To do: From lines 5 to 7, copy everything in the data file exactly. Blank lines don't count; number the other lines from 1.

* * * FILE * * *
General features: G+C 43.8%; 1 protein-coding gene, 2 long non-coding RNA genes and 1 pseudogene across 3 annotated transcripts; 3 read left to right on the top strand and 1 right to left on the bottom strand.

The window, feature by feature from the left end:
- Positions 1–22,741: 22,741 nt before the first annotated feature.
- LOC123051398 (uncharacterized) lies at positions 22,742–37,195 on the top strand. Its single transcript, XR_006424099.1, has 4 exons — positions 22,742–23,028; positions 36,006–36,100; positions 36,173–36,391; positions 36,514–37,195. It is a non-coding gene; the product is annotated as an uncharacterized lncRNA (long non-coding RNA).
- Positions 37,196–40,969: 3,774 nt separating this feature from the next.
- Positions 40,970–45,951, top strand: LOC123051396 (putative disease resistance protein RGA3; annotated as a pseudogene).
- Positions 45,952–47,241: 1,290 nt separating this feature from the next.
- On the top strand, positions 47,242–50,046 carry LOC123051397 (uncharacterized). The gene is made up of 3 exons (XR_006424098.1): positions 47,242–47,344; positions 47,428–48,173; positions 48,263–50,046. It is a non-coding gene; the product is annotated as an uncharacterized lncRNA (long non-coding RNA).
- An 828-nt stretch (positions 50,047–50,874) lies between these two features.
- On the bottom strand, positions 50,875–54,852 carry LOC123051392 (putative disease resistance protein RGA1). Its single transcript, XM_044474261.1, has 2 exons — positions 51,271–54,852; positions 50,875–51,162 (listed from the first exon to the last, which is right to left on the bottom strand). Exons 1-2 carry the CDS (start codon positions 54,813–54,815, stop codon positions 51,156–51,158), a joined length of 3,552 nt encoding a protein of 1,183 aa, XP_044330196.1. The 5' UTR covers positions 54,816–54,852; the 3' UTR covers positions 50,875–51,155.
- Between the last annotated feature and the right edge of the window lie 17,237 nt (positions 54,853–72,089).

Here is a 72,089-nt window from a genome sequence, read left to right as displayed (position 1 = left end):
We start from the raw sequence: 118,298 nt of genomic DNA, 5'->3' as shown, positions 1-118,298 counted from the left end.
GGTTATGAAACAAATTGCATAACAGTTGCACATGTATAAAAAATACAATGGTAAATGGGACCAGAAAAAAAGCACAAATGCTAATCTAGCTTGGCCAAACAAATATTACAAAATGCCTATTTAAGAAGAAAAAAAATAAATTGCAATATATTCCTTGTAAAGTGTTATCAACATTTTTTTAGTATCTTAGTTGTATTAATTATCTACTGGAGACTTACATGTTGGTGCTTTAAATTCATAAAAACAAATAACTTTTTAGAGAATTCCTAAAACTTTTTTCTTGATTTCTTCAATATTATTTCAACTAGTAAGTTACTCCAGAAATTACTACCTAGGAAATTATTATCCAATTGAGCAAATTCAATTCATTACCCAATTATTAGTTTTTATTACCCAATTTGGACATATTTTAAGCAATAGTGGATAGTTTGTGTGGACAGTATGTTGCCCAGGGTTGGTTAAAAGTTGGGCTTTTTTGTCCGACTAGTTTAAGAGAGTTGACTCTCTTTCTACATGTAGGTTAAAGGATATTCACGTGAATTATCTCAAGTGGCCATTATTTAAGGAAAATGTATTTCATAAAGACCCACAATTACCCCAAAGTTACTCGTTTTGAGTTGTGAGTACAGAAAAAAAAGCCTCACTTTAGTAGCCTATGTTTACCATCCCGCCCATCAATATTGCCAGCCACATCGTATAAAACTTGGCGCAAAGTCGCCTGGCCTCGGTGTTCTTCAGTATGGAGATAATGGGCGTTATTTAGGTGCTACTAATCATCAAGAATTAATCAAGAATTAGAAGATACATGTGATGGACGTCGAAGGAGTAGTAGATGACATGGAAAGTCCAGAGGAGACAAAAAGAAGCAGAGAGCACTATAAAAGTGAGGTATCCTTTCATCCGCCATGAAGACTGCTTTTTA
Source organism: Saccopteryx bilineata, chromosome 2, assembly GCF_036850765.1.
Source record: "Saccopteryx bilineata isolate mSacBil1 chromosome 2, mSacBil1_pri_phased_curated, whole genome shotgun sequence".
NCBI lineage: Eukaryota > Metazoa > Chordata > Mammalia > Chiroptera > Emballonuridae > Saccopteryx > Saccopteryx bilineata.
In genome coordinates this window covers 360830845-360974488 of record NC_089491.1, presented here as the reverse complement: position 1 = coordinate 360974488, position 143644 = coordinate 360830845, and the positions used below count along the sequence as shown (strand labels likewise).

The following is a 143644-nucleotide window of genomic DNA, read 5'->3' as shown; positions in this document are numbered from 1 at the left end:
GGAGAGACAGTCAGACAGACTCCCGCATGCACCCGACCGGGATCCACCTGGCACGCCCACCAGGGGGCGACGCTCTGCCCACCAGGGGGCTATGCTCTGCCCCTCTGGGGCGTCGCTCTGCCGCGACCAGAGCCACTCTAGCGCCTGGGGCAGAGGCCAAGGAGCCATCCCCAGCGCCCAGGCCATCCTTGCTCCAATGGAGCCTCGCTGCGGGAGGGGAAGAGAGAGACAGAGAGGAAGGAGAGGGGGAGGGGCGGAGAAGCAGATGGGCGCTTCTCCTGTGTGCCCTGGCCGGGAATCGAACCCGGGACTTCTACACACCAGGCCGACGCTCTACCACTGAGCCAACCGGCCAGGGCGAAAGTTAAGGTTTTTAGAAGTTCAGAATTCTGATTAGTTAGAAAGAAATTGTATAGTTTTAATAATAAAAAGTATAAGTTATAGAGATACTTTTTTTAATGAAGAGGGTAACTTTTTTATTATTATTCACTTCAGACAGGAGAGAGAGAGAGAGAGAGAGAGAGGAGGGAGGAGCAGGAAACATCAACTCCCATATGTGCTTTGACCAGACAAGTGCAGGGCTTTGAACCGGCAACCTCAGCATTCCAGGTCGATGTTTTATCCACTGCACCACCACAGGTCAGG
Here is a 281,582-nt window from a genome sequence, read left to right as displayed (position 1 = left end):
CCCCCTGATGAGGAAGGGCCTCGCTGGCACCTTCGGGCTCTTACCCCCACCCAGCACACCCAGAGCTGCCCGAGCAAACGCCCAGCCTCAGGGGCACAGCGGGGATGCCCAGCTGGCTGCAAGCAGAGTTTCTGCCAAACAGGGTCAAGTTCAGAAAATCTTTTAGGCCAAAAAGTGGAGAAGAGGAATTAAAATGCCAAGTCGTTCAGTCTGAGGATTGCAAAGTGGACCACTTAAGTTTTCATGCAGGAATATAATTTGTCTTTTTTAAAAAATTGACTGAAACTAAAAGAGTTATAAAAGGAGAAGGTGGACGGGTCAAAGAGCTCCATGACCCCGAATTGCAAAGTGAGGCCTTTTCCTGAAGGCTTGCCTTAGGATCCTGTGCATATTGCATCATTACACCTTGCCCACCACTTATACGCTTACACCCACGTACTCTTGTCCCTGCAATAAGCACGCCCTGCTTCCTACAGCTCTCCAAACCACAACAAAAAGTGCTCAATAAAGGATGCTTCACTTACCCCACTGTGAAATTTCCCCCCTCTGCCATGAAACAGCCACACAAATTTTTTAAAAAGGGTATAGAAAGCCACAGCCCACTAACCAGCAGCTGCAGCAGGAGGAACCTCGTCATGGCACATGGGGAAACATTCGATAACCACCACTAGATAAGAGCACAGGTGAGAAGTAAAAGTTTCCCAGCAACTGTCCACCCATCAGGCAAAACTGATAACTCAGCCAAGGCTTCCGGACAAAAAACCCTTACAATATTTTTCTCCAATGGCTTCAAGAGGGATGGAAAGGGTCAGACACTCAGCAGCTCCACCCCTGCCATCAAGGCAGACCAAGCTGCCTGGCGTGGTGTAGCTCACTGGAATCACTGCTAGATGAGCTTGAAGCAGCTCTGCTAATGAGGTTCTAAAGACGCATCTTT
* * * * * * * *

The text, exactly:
- Positions 37,196–40,969: 3,774 nt separating this feature from the next.
- Positions 40,970–45,951, top strand: LOC123051396 (putative disease resistance protein RGA3; annotated as a pseudogene).
- Positions 45,952–47,241: 1,290 nt separating this feature from the next.